Increased activity within the cryptocurrency ecosystem within the past few weeks has given rise to many questions. The fallout of critical decisions has also raised questions as to who benefits or gets hurt as the crypto space develops.

Iconomi adviser on business model development, strategy and branding, Zenel Batagelj speaks to Cointelegraph on the three key segments involved in the new crypto economy.

Zenel Batagelj, Iconomi adviser

The key players

Batagelj says that there are three key segments involved in the new crypto economy. First, there are those directly involved in cryptocurrencies, who believe in the new world and have most of their assets within the economy, some of them even working on applications.

The second segment, according to Batagelj, are the early adopters, known as the investors who look for short and mid-term investment opportunities.

The third segment that Batagelj points out are the miners.

Characteristics of the segments

According to Batagelj, the first group, the involved, act as a tribe, with a highly developed value system and ethical standards, sharing the vision that they are building something new which is much better than what exists. Regarding ‘coins’ as investments, they are taking them as long-term investments and they are used to ‘up and downs.’

The DAO story is just one of the ‘downs’ already seen and they strongly believe the only direction is up.  In ‘investment’ terms they are willing to go for the greater good, also for the price of some small losses.

The second group, the investors, are different. Batagelj says that this particular group look at the whole picture from a short-term perspective, especially how to make maximum gains.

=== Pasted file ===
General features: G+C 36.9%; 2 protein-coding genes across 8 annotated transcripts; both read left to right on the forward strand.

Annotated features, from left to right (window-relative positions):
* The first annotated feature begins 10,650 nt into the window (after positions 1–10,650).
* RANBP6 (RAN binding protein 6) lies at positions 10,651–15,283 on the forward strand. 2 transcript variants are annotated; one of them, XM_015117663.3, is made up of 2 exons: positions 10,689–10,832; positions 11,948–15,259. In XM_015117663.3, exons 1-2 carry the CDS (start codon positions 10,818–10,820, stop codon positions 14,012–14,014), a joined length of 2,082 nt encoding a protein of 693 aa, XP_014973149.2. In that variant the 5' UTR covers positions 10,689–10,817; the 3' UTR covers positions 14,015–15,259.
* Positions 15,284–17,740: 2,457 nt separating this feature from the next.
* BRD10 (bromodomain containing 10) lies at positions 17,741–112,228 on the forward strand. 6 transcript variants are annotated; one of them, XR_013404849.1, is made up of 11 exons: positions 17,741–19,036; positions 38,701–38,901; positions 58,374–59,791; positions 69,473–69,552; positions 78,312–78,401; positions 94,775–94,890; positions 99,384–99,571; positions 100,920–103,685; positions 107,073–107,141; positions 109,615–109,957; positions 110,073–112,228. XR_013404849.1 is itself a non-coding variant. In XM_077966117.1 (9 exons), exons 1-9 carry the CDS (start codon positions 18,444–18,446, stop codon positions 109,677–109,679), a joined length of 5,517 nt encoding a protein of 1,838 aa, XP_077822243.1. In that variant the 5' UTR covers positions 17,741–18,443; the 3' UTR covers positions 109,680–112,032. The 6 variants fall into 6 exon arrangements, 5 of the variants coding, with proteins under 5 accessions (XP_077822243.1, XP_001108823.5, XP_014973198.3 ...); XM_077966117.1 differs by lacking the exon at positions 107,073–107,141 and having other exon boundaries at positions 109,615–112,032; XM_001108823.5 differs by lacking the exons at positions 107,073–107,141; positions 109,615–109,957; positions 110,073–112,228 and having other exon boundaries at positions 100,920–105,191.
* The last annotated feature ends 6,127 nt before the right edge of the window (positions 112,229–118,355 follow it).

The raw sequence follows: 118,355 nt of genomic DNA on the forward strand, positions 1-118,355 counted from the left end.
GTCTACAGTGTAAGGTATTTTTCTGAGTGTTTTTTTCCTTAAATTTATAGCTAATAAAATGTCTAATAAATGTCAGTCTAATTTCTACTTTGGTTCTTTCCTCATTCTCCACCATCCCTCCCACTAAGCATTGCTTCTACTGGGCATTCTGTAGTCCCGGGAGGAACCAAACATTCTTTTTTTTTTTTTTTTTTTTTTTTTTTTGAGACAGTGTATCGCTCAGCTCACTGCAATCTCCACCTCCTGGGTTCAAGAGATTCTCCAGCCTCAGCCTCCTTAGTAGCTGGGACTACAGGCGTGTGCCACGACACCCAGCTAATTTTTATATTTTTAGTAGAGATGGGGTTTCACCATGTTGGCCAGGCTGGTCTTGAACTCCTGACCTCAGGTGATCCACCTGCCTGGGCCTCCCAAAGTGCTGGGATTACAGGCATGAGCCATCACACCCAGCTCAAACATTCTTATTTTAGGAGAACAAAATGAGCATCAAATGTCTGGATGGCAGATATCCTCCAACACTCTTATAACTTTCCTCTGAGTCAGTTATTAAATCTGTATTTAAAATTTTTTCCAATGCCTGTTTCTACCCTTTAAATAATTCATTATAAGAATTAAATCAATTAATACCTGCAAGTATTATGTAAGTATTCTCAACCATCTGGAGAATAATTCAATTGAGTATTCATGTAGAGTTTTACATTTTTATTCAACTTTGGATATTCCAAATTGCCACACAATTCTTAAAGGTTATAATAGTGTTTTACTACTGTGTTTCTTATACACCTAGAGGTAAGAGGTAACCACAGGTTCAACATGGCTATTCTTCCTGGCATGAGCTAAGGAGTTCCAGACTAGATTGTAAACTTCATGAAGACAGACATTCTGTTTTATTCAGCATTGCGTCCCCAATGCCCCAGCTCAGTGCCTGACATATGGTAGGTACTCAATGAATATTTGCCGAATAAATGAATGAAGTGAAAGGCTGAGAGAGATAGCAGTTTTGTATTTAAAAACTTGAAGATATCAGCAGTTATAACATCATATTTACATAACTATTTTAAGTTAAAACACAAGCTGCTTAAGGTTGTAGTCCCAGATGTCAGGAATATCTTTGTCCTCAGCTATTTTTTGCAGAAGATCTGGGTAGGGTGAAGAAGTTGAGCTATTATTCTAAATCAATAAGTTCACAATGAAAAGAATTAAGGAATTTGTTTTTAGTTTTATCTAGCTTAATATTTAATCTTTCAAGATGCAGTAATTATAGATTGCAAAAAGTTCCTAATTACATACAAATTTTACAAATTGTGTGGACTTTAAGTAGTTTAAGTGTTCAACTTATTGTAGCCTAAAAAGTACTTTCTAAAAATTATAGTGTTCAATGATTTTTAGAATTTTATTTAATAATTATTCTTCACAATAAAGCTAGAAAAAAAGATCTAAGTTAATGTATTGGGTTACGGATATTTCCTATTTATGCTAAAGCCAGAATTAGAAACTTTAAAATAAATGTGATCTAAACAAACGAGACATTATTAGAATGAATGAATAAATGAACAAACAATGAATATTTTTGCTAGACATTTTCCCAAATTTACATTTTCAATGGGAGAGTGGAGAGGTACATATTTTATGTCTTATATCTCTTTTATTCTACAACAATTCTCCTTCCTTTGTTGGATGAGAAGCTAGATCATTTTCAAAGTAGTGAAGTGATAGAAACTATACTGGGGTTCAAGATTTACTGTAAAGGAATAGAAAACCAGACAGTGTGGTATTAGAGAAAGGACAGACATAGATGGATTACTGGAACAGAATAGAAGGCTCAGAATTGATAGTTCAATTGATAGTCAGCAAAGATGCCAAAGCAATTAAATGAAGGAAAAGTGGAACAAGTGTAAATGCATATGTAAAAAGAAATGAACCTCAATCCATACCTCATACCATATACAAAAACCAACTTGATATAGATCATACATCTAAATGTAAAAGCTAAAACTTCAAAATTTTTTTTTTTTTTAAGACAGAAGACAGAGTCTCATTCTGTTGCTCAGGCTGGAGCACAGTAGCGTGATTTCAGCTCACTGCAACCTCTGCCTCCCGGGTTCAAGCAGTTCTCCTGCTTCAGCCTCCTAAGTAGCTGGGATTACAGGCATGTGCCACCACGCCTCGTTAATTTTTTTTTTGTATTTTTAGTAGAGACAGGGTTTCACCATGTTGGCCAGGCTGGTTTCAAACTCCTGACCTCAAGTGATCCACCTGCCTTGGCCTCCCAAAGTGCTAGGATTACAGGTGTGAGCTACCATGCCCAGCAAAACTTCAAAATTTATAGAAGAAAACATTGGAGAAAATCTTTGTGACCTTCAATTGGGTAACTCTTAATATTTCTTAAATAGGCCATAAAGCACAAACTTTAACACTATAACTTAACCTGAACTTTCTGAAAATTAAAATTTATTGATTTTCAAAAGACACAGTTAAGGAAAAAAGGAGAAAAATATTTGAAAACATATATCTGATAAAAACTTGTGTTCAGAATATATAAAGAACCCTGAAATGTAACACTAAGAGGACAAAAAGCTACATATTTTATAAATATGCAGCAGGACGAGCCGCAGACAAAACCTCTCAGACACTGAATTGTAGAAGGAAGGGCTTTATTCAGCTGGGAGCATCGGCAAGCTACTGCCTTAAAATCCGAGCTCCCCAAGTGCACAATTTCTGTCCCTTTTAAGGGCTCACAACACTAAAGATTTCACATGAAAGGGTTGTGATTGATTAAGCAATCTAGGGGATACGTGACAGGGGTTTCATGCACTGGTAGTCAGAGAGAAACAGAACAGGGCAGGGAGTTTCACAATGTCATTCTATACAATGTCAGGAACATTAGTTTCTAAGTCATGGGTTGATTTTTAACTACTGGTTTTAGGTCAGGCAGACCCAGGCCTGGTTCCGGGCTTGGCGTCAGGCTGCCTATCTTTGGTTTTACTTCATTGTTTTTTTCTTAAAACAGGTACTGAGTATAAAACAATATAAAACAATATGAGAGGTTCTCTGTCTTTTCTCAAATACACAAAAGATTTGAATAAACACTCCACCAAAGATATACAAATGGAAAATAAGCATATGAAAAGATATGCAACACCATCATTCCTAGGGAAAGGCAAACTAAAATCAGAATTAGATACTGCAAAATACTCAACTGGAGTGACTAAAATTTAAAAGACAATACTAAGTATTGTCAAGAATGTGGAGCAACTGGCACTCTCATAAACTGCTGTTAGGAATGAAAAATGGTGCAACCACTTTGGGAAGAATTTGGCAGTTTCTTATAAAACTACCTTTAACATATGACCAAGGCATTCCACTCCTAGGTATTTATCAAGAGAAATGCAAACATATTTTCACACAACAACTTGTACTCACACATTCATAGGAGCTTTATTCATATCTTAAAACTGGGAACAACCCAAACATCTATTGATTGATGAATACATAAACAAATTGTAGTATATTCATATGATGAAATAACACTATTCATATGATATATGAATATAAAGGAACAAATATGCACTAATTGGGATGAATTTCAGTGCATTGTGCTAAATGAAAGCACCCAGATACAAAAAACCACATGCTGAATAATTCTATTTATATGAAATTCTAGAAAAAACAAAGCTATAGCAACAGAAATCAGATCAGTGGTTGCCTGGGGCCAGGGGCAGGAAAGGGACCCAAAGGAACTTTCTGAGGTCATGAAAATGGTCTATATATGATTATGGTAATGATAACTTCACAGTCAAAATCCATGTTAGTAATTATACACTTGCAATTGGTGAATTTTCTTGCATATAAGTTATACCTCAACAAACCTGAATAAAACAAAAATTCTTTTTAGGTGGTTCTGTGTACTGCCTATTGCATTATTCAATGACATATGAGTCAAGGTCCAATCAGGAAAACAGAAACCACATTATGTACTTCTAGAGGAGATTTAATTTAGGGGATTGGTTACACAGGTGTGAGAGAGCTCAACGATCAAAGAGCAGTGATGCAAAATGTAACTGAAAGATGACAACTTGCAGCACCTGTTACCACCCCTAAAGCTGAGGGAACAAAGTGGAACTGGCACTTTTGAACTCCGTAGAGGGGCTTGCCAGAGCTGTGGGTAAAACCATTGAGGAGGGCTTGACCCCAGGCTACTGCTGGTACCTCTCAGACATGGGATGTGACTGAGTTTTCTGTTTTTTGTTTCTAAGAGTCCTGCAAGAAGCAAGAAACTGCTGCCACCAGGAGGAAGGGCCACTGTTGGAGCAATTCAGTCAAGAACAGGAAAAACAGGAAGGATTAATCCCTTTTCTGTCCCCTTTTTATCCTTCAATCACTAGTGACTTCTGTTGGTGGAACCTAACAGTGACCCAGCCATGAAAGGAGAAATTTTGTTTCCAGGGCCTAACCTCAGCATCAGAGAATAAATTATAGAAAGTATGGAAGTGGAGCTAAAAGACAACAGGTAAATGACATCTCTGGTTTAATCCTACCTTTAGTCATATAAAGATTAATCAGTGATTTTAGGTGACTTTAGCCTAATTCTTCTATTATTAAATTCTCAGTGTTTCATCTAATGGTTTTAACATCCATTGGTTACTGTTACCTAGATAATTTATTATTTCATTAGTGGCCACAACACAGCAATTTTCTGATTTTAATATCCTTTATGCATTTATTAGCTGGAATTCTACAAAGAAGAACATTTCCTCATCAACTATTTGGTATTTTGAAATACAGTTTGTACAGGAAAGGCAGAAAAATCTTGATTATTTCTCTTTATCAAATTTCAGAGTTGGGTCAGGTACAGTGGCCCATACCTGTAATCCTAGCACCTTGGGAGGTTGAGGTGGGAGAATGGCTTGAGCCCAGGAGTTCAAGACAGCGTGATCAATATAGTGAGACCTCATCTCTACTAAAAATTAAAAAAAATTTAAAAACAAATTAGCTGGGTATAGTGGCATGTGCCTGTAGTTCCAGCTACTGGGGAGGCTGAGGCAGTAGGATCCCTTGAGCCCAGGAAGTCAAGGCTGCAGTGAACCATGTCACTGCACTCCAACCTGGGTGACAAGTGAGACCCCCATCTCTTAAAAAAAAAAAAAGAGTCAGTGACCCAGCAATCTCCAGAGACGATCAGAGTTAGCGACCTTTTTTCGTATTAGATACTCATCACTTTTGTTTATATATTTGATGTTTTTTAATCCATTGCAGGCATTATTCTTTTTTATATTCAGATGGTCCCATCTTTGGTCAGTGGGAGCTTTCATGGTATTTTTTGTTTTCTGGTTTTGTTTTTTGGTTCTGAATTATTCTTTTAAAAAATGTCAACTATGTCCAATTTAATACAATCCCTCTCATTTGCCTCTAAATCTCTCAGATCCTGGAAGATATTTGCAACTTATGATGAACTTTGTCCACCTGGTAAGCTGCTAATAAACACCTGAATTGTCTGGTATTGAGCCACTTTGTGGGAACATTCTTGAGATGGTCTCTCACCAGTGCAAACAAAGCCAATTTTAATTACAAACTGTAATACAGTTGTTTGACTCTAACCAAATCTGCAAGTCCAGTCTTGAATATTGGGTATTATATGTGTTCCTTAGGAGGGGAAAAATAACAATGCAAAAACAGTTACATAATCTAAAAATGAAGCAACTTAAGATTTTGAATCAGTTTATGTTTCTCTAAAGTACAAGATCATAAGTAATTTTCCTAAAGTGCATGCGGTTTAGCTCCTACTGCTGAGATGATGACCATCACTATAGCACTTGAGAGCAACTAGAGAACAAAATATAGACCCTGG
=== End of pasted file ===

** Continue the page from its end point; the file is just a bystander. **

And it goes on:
Batagelj says:

“The current situation is rather frustrating for them due to uncertainty, an extremely high level of  volatility, not understanding what is going on and abysmally bad, non-transparent communication among most of the  key players. In order to get closer to them it is evident that the new economy should correct in terms of communication with investors.”

Batagelj identifies the miners as a completely different group:

“The term used is actually very close to the old school mining industry: heat, sweating, a lot of computers - their world actually stinks. They are ex-gamers, hardware geeks, coders etc. It is fascinating how well they know what ROI means: buying value for money devices, and what to mine and what not to mine.”

Batagelj explains further that in the world of miners, all the coins are treated equally, similar to investors. The biggest difference is that they are not interested in ‘politics.’

That is confirmed by voting charts - the majority of them did not vote. As in everyday politics, most of them represent the ‘silent uninvolved majority’.

What the miners care about

Regarding the prevailing situation within Ethereum and its decision to fork, Batagelj says:

“From our research there are two messages relevant to the miners: stabilisation of the current situation, where what is more important for them is questionable. The DAO story or the falling of Bitcoin, and even more important ROI, what is there for them - promise them a bonus and they will go for it.”

Batagelj concludes that the most important finding is that these three key segments act on completely different principles i.e. value systems, but at the end of the day the investors are the ones who should be satisfied. It is in the interest of both. It has taken a long time to bring them to the new economy, and their bad experience will slow down its development